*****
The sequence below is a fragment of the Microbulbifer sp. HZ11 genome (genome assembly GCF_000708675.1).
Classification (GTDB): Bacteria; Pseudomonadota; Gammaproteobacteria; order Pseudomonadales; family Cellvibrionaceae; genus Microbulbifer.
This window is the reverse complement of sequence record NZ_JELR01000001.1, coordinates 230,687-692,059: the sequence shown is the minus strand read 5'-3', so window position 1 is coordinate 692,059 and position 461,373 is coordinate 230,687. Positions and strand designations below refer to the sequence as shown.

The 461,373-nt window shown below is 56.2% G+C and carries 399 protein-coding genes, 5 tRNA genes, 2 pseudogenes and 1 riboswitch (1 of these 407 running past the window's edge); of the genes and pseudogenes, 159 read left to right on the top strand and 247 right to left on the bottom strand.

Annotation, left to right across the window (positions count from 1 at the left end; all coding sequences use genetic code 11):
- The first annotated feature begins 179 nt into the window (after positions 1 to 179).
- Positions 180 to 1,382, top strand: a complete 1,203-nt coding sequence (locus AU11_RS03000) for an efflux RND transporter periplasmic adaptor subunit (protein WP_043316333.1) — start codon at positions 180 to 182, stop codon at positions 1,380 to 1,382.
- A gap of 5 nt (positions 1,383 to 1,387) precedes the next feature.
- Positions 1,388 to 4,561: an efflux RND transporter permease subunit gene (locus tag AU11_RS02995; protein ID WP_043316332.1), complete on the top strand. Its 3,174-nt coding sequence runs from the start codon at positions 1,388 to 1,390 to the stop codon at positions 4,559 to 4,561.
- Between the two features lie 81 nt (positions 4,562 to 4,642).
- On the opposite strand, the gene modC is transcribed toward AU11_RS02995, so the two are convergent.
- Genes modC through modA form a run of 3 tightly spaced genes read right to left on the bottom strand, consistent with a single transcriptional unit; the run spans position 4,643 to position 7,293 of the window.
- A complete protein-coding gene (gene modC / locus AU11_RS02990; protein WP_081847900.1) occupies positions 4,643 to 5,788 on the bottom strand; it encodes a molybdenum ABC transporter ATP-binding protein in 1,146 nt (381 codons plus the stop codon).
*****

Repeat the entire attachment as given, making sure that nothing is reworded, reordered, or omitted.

The sequence below is a fragment of the Microbulbifer sp. HZ11 genome (genome assembly GCF_000708675.1).
Classification (GTDB): Bacteria; Pseudomonadota; Gammaproteobacteria; order Pseudomonadales; family Cellvibrionaceae; genus Microbulbifer.
This window is the reverse complement of sequence record NZ_JELR01000001.1, coordinates 230,687-692,059: the sequence shown is the minus strand read 5'-3', so window position 1 is coordinate 692,059 and position 461,373 is coordinate 230,687. Positions and strand designations below refer to the sequence as shown.

The 461,373-nt window shown below is 56.2% G+C and carries 399 protein-coding genes, 5 tRNA genes, 2 pseudogenes and 1 riboswitch (1 of these 407 running past the window's edge); of the genes and pseudogenes, 159 read left to right on the top strand and 247 right to left on the bottom strand.

Annotation, left to right across the window (positions count from 1 at the left end; all coding sequences use genetic code 11):
- The first annotated feature begins 179 nt into the window (after positions 1 to 179).
- Positions 180 to 1,382, top strand: a complete 1,203-nt coding sequence (locus AU11_RS03000) for an efflux RND transporter periplasmic adaptor subunit (protein WP_043316333.1) — start codon at positions 180 to 182, stop codon at positions 1,380 to 1,382.
- A gap of 5 nt (positions 1,383 to 1,387) precedes the next feature.
- Positions 1,388 to 4,561: an efflux RND transporter permease subunit gene (locus tag AU11_RS02995; protein ID WP_043316332.1), complete on the top strand. Its 3,174-nt coding sequence runs from the start codon at positions 1,388 to 1,390 to the stop codon at positions 4,559 to 4,561.
- Between the two features lie 81 nt (positions 4,562 to 4,642).
- On the opposite strand, the gene modC is transcribed toward AU11_RS02995, so the two are convergent.
- Genes modC through modA form a run of 3 tightly spaced genes read right to left on the bottom strand, consistent with a single transcriptional unit; the run spans position 4,643 to position 7,293 of the window.
- A complete protein-coding gene (gene modC / locus AU11_RS02990; protein WP_081847900.1) occupies positions 4,643 to 5,788 on the bottom strand; it encodes a molybdenum ABC transporter ATP-binding protein in 1,146 nt (381 codons plus the stop codon).